6 Ways Printers Can Battle the Pandemic and Increase Their Value

The unprecedented challenges of the COVID-19 have created huge challenges and opportunities for in-plant and commercial printers. While most news about the pandemic is horrific there are a few innovative companies who have figured how to help first responders and others that have created new products and services to increase their value. Here are a few.

1. Creating New Products

Materialise a Belgian 3D printing service provider created a hands-free door opener that can be used to eliminate the need for direct contact with door handles. As you can see in the picture below you can use your arm to open the door.

2. Making social distancing signage

SinaLite is a wholesale trade printer in Canada that sells products to other printers. If you’re an in-plant and don’t own signage equipment they will sell you signage at wholesale costs. They recently created a series of floor graphics to help support social distancing.

3. Making Face Shields

Perhaps the best known stories about printers helping in the pandemic involves making face shields. Printers with large format printing equipment and 3D printers are making face shields to help first responders throughout the nation. In my home state of Colorado, Colorado State University sent student employees home with 3D printers to make masks.

4. Making Plexiglas barriers.

Sandy Alexander is one of the leading commercial printers in the northeast. Like many printers with large format printing equipment they are creating face shields for healthcare workers. In addition, they are making clear plastic barriers that they install at retail companies with registers.

5. Remote Outsourcing

RSA has been working to help in-plants that have been forced to close there doors outsource work remotely. For those printers who use the RSA web to print software known as WebCRD they have created an interface with P3 the outsourcing software to transfer orders from WebCRD to P3 to outsource those jobs.

6. Start on Projects you don’t have time for

In a recent In-Plant Impressions article Laura Lockett, director of Sacramento State University Print & Mail said, “The upside is that many of us have a to-do list that we keep waiting for the slow time that never seems to come,” notes Lockett. “I’m hopeful that I will be crossing lots of things off my list in the weeks to come.”


These are just a few ways printers are helping fight the spread of the COVID-19 and create innovative products and services. If you have created other ways to fight the spread or created other new products and services we would love to hear from you. Please email your stories to howie@howiefentonconsulting.com, because we are all in this together.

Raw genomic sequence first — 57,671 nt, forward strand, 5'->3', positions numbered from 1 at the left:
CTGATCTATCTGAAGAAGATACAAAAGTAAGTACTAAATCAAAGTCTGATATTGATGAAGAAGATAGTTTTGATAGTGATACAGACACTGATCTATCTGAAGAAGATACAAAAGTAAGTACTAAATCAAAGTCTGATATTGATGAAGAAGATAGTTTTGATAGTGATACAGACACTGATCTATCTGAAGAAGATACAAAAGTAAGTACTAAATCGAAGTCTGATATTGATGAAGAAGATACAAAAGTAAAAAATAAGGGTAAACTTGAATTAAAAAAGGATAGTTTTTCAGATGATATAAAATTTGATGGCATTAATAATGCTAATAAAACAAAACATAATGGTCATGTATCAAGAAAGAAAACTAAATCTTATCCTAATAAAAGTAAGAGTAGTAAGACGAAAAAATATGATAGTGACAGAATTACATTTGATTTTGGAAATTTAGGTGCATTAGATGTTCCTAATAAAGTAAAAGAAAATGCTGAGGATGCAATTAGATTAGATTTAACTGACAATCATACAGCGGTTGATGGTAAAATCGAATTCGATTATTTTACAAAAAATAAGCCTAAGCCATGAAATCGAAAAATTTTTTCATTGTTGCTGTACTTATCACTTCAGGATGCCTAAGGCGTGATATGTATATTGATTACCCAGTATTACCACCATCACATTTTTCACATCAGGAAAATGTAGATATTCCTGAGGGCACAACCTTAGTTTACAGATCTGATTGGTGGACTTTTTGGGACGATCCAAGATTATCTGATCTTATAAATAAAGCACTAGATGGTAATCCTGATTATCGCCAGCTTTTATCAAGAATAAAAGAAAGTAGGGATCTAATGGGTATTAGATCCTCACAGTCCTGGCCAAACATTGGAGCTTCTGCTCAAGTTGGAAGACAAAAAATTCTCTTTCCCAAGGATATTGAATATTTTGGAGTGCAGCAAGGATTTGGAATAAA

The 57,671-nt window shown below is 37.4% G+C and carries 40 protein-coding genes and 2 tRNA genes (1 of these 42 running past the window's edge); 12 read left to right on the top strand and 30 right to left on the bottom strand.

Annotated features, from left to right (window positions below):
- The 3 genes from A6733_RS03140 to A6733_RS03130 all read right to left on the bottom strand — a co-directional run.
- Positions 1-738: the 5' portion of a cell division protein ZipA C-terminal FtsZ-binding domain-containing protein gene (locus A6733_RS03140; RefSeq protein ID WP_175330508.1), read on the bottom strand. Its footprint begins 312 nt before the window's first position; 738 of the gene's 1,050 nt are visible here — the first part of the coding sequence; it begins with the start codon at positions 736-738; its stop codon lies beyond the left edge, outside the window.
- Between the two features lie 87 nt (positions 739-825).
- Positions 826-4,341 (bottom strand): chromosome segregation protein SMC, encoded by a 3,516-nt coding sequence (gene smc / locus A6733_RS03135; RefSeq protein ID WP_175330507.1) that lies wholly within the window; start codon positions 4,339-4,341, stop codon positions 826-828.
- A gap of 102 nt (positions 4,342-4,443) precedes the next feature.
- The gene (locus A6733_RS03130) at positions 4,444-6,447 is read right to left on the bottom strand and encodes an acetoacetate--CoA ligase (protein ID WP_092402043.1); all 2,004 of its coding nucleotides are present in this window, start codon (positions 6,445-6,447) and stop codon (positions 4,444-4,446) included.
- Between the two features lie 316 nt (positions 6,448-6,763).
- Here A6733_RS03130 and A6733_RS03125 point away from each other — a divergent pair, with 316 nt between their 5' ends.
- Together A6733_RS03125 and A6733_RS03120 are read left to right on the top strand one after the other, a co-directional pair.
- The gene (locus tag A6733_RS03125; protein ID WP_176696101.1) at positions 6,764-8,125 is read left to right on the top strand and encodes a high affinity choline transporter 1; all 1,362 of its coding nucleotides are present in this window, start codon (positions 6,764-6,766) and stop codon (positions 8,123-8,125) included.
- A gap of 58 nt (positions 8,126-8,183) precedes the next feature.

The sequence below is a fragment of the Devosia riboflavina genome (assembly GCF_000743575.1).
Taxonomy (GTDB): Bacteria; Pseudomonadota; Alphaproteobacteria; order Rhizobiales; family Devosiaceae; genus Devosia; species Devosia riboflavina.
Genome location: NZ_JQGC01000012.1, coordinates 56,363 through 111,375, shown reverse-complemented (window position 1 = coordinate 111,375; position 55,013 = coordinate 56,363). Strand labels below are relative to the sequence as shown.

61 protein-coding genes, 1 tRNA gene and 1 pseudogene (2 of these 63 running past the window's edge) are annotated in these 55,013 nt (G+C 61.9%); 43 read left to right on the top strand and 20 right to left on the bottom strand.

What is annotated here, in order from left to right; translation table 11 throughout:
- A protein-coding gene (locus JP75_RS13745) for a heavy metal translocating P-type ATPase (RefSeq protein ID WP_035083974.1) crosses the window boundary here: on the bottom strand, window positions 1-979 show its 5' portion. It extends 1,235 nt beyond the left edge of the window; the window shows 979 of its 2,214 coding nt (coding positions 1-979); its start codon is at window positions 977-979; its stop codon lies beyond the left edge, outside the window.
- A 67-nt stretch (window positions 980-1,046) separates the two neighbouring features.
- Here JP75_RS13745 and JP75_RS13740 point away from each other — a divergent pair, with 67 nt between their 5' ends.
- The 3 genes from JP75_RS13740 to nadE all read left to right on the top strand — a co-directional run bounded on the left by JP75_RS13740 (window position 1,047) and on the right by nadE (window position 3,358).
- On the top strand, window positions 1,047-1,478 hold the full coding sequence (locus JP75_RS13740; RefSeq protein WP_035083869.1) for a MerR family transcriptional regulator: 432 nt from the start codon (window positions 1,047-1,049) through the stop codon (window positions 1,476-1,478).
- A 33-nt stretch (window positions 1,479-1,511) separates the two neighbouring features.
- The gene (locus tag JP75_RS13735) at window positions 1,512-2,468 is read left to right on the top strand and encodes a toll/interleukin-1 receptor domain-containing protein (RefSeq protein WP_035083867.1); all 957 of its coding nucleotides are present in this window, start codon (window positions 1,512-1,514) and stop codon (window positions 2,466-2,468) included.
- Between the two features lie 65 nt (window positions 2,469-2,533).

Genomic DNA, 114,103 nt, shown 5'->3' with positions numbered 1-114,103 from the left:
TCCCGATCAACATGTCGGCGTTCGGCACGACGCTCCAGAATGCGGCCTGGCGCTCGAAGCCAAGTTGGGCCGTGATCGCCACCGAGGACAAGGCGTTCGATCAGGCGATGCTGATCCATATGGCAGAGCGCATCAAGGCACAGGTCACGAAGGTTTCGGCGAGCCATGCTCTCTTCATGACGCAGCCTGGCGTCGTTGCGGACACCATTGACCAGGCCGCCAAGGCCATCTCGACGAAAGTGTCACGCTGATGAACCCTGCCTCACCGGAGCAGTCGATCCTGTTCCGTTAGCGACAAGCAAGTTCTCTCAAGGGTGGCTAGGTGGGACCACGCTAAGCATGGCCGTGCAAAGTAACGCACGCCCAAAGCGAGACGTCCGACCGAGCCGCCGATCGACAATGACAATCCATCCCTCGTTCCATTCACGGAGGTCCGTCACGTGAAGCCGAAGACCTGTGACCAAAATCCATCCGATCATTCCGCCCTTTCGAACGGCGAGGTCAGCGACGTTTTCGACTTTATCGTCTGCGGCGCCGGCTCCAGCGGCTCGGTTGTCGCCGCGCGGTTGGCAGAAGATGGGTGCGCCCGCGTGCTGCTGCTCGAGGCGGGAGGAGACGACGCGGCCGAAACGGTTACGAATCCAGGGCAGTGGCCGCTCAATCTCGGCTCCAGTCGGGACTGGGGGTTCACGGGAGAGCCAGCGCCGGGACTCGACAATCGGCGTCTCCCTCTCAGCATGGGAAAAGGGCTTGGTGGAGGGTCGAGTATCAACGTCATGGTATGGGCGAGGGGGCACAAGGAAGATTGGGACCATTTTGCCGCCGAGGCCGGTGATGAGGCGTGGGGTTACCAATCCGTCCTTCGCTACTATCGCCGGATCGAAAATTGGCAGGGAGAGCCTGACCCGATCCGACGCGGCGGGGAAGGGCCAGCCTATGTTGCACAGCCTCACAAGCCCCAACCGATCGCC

Ray Prince Print Consultant Obituary

Raymond J. Prince – 1944 – 2020
Printer, Consultant, and Industry Advisor

(I was asked to write this obituary, and I do it with a heavy heart. Ray Prince and I had a close 52-year friendship with lives that paralleled each other in many ways, personally and professionally.
Harvey Levenson, Professor Emeritus, Cal Poly)


Ray Prince was a 61-year industry veteran, consultant, and advisor who dedicated his career to helping printing companies to improve in the areas of productivity and quality with the bottom-line objective of increasing their profitability. Ray passed away on May 1, 2020.

Ray has consulted in numerous operational areas that cover the gamut of disciplines from sheetfed and web press testing and solving paper and ink problems, to color control systems and paper waste reduction. Ray received an A.A.S. and B.S. in printing management from the Rochester Institute of Technology (RIT) and an M.S. in printing management from South Dakota State University.

Ray’s interest and career in graphic communication began at the age of 14 in 1958, when he found a 3”x 5” Kelsey hand-operated printing press in his parents’ attic. He asked his father to teach him how to operate it. The first job he printed was letterheads and envelopes for his church. Then it hit him! In his words, he “created something of use and beauty, and was hooked.”

Shortly after, while still in high school, Ray borrowed $900 from his father and purchased an entire very old letterpress operation from a used equipment dealer in Pittsburgh, Pennsylvania, where he lived. That started Ray’s career in printing. Upon graduating from high school, Ray had earned enough money to attended RIT for his AAS and BS degrees, and then South Dakota State University for his MS, all in printing management.